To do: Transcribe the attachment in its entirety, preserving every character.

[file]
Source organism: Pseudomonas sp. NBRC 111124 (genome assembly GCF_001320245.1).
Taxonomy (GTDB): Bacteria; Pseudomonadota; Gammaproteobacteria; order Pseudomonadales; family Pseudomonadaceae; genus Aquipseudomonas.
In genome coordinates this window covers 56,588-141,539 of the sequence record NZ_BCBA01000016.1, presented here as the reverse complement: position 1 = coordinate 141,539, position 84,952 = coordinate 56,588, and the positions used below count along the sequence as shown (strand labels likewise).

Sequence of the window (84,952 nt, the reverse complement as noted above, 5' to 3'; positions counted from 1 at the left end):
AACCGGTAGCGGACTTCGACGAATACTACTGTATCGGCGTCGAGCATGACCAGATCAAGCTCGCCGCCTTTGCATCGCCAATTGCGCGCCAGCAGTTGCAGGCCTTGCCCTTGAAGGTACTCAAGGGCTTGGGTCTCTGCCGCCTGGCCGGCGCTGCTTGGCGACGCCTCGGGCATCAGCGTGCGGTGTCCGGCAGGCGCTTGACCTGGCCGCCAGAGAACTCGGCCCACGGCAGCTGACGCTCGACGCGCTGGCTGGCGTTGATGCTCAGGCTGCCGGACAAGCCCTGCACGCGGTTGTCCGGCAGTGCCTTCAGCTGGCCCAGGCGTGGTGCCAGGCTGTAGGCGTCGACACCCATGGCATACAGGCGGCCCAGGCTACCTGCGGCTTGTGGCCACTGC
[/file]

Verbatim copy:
Source organism: Pseudomonas sp. NBRC 111124 (genome assembly GCF_001320245.1).
Taxonomy (GTDB): Bacteria; Pseudomonadota; Gammaproteobacteria; order Pseudomonadales; family Pseudomonadaceae; genus Aquipseudomonas.
In genome coordinates this window covers 56,588-141,539 of the sequence record NZ_BCBA01000016.1, presented here as the reverse complement: position 1 = coordinate 141,539, position 84,952 = coordinate 56,588, and the positions used below count along the sequence as shown (strand labels likewise).

Sequence of the window (84,952 nt, the reverse complement as noted above, 5' to 3'; positions counted from 1 at the left end):
AACCGGTAGCGGACTTCGACGAATACTACTGTATCGGCGTCGAGCATGACCAGATCAAGCTCGCCGCCTTTGCATCGCCAATTGCGCGCCAGCAGTTGCAGGCCTTGCCCTTGAAGGTACTCAAGGGCTTGGGTCTCTGCCGCCTGGCCGGCGCTGCTTGGCGACGCCTCGGGCATCAGCGTGCGGTGTCCGGCAGGCGCTTGACCTGGCCGCCAGAGAACTCGGCCCACGGCAGCTGACGCTCGACGCGCTGGCTGGCGTTGATGCTCAGGCTGCCGGACAAGCCCTGCACGCGGTTGTCCGGCAGTGCCTTCAGCTGGCCCAGGCGTGGTGCCAGGCTGTAGGCGTCGACACCCATGGCATACAGGCGGCCCAGGCTACCTGCGGCTTGTGGCCACTGC